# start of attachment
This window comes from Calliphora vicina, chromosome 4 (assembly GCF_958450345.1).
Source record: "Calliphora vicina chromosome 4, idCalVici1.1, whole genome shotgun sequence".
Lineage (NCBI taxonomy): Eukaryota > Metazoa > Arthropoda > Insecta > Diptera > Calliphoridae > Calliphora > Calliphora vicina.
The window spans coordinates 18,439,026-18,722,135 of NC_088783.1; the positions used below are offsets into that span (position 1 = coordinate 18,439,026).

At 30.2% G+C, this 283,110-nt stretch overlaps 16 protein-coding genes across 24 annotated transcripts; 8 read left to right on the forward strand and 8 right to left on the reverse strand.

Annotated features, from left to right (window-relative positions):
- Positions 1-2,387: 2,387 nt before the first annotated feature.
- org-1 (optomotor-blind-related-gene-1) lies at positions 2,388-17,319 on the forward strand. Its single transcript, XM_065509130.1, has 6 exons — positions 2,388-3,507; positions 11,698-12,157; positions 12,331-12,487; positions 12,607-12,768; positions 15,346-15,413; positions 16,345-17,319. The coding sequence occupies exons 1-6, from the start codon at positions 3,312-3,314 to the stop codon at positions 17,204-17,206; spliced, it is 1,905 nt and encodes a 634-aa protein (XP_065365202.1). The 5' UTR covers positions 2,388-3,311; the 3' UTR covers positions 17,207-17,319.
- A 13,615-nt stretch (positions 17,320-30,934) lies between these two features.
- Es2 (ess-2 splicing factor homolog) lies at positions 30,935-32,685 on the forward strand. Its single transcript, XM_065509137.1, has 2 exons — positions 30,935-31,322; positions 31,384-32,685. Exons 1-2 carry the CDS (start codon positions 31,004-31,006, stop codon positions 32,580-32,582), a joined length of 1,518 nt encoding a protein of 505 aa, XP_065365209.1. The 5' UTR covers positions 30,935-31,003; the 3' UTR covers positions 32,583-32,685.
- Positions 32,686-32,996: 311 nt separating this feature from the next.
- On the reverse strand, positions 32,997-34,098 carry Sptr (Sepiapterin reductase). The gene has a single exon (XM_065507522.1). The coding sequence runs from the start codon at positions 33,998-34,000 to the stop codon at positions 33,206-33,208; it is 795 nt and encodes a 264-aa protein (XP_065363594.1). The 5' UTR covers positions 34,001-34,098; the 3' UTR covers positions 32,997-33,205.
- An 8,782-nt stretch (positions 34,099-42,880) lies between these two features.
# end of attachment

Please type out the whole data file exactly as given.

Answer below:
This window comes from Calliphora vicina, chromosome 4 (assembly GCF_958450345.1).
Source record: "Calliphora vicina chromosome 4, idCalVici1.1, whole genome shotgun sequence".
Lineage (NCBI taxonomy): Eukaryota > Metazoa > Arthropoda > Insecta > Diptera > Calliphoridae > Calliphora > Calliphora vicina.
The window spans coordinates 18,439,026-18,722,135 of NC_088783.1; the positions used below are offsets into that span (position 1 = coordinate 18,439,026).

At 30.2% G+C, this 283,110-nt stretch overlaps 16 protein-coding genes across 24 annotated transcripts; 8 read left to right on the forward strand and 8 right to left on the reverse strand.

Annotated features, from left to right (window-relative positions):
- Positions 1-2,387: 2,387 nt before the first annotated feature.
- org-1 (optomotor-blind-related-gene-1) lies at positions 2,388-17,319 on the forward strand. Its single transcript, XM_065509130.1, has 6 exons — positions 2,388-3,507; positions 11,698-12,157; positions 12,331-12,487; positions 12,607-12,768; positions 15,346-15,413; positions 16,345-17,319. The coding sequence occupies exons 1-6, from the start codon at positions 3,312-3,314 to the stop codon at positions 17,204-17,206; spliced, it is 1,905 nt and encodes a 634-aa protein (XP_065365202.1). The 5' UTR covers positions 2,388-3,311; the 3' UTR covers positions 17,207-17,319.
- A 13,615-nt stretch (positions 17,320-30,934) lies between these two features.
- Es2 (ess-2 splicing factor homolog) lies at positions 30,935-32,685 on the forward strand. Its single transcript, XM_065509137.1, has 2 exons — positions 30,935-31,322; positions 31,384-32,685. Exons 1-2 carry the CDS (start codon positions 31,004-31,006, stop codon positions 32,580-32,582), a joined length of 1,518 nt encoding a protein of 505 aa, XP_065365209.1. The 5' UTR covers positions 30,935-31,003; the 3' UTR covers positions 32,583-32,685.
- Positions 32,686-32,996: 311 nt separating this feature from the next.
- On the reverse strand, positions 32,997-34,098 carry Sptr (Sepiapterin reductase). The gene has a single exon (XM_065507522.1). The coding sequence runs from the start codon at positions 33,998-34,000 to the stop codon at positions 33,206-33,208; it is 795 nt and encodes a 264-aa protein (XP_065363594.1). The 5' UTR covers positions 34,001-34,098; the 3' UTR covers positions 32,997-33,205.
- An 8,782-nt stretch (positions 34,099-42,880) lies between these two features.